Dominic Doblo throws hat into Rocky election campaign ring
COLOURFUL Rockhampton businessman and occasional lightning rod for controversy Dominic Doblo will sign the paperwork today confirming he’s running as an independent in Rockhampton for the upcoming Queensland Election.
After spending the past six months working to get his thriving family business Doblo’s Farmers Markets up to scratch for his son to take over, Mr Doblo made the decision in the past few weeks to walk the walk after talking the talk.
Already he’s making his mark, commandeering advertising billboards with his electioneering on every approach into Rockhampton.
“I don’t want a career out of it, I just want to get something done for Rocky,” Mr Doblo said.
“My father always said ‘a man with no conviction is like a knife without an edge’ and we’ve had a lot of blunt knives going around Rocky these last 30 or 40 years.”
Mr Doblo is convinced a lot of the electorate’s pressing social problems, including youth crime, were intertwined, and could be resolved if he was in State Parliament pushing to create long-term employment opportunities.
“If they’ve got a job, they don’t have to break the law,” he said.
“There’s too many kids falling through the safety net. They’re leaving school and not getting a job – there’s no jobs for them.
“There’s no one talking about job creation. What are we going to do?”
He said jobs should be created off the back of the mining and agricultural sectors, as well as through large infrastructure projects.
“And manufacturing maybe, I don’t know too much about manufacturing,” he said.
“There’s a few people talking about it, but they’re just talking and I don’t think we can achieve it.
As an independent, Mr Doblo said he wasn’t going to be bogged down in the political blame games and he was focused on “getting the job done”.
“I love building things and I’m a bloke that can get something done. I don’t just talk about it,” he said.
“This is going to be a very close election and anything’s possible, an independent could hold the balance of power.”
Time running out to nominate for election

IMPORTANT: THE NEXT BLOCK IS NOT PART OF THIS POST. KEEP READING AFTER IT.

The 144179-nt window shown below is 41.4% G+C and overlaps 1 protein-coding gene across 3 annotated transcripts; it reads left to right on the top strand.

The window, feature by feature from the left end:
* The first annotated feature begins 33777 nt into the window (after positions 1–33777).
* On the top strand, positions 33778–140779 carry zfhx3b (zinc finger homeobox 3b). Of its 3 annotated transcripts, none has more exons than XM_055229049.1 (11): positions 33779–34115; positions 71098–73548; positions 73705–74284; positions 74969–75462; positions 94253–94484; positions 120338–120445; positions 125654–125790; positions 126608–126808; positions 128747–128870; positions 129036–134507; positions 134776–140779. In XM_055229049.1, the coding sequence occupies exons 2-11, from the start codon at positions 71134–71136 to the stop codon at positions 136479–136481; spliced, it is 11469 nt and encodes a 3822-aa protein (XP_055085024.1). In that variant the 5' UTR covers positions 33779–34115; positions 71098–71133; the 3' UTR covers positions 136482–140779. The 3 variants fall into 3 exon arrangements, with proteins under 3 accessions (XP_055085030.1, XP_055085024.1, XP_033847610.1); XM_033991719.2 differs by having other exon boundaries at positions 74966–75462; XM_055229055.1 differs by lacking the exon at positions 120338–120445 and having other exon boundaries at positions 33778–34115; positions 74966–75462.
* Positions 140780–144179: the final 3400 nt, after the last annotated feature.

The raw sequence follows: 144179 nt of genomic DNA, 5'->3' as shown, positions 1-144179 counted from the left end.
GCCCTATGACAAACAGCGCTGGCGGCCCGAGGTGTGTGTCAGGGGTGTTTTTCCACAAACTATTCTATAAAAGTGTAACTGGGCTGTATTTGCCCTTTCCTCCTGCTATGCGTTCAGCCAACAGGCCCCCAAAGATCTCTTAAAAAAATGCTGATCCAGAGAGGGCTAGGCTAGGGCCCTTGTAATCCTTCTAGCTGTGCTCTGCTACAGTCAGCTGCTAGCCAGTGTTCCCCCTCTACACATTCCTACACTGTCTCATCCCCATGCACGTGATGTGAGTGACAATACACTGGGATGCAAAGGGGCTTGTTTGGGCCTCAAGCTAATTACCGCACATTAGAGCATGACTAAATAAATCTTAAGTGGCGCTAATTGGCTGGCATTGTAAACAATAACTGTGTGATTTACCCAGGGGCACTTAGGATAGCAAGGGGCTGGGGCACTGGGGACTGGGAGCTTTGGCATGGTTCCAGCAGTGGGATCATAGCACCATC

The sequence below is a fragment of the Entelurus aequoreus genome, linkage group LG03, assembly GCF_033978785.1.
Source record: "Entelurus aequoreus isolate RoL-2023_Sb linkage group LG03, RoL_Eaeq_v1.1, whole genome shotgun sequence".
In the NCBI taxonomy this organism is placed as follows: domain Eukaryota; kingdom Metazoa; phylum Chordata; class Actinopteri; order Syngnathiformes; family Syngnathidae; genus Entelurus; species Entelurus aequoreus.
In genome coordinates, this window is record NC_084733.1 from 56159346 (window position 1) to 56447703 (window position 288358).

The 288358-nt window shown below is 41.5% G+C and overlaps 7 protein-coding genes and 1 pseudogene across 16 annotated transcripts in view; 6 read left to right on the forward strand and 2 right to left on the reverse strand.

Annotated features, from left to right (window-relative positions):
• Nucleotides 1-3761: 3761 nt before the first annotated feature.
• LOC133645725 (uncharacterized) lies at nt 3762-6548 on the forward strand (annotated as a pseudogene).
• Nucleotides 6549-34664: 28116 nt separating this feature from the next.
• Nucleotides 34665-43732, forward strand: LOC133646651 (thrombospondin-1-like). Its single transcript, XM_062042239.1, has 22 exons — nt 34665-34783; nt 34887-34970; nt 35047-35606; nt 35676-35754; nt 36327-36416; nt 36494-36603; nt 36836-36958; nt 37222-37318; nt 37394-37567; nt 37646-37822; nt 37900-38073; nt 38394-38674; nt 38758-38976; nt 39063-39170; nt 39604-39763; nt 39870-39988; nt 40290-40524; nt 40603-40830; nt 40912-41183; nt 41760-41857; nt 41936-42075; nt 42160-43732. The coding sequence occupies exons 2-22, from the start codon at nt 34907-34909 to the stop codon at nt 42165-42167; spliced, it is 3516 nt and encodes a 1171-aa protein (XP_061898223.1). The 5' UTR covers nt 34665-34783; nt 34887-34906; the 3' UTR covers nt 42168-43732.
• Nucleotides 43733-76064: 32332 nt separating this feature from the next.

The Electoral Commission of Queensland says candidate nominations for the 2020 State general election close at noon on Sunday, October 11.
Electoral Commissioner Pat Vidgen urges anyone interested in being a candidate in the election to nominate now so they don’t miss the upcoming deadline.
“Running for public office is a very significant step for anyone and it’s important to know and understand your obligations as part of the nomination process,” Mr Vidgen said.
“There are specific rules around nominations that must be followed.
“Candidates require a deposit of $250, and if endorsed by a registered political party, must be nominated by the registered officer or deputy registered officer of the party.
“Independent/non-endorsed candidates must be nominated by at least six electors with current enrolment in their electoral district.
“However, as a safeguard, the ECQ encourages these candidates to seek nominations from more than six electors with current enrolment in their electoral district, to make sure they will be eligible to stand.”
Mr Vidgen said there were changes to funding and disclosure rules for this election including the requirements for candidates to show they have a dedicated campaign bank account.
“It’s crucial candidates, registered political parties, associated entities, groups and individuals are aware of the requirements and obligations and nominate as early as possible so any errors or concerns can be addressed before the deadline.
“Once nominations close, the ballot paper order draw is undertaken and the ballot papers are printed.”
Anyone interested in nominating as a candidate in the 2020 State General Election should visit the ECQ website and carefully review the requirements and then nominate as soon as possible.
Details of all nominated candidates will be published on the ECQ website following the close of nominations.